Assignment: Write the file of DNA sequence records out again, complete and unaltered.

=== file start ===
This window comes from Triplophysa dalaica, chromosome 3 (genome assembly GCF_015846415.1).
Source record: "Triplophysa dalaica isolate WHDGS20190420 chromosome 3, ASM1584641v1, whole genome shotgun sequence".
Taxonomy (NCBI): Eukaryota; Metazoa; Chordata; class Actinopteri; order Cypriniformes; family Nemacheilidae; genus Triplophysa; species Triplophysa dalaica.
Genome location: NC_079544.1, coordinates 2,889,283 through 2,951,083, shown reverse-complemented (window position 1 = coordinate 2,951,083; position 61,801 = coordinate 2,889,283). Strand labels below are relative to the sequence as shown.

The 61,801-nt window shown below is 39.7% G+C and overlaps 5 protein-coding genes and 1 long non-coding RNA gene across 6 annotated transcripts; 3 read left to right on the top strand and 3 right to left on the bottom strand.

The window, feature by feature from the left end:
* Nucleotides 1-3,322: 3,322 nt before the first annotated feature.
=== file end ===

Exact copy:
This window comes from Triplophysa dalaica, chromosome 3 (genome assembly GCF_015846415.1).
Source record: "Triplophysa dalaica isolate WHDGS20190420 chromosome 3, ASM1584641v1, whole genome shotgun sequence".
Taxonomy (NCBI): Eukaryota; Metazoa; Chordata; class Actinopteri; order Cypriniformes; family Nemacheilidae; genus Triplophysa; species Triplophysa dalaica.
Genome location: NC_079544.1, coordinates 2,889,283 through 2,951,083, shown reverse-complemented (window position 1 = coordinate 2,951,083; position 61,801 = coordinate 2,889,283). Strand labels below are relative to the sequence as shown.

The 61,801-nt window shown below is 39.7% G+C and overlaps 5 protein-coding genes and 1 long non-coding RNA gene across 6 annotated transcripts; 3 read left to right on the top strand and 3 right to left on the bottom strand.

The window, feature by feature from the left end:
* Nucleotides 1-3,322: 3,322 nt before the first annotated feature.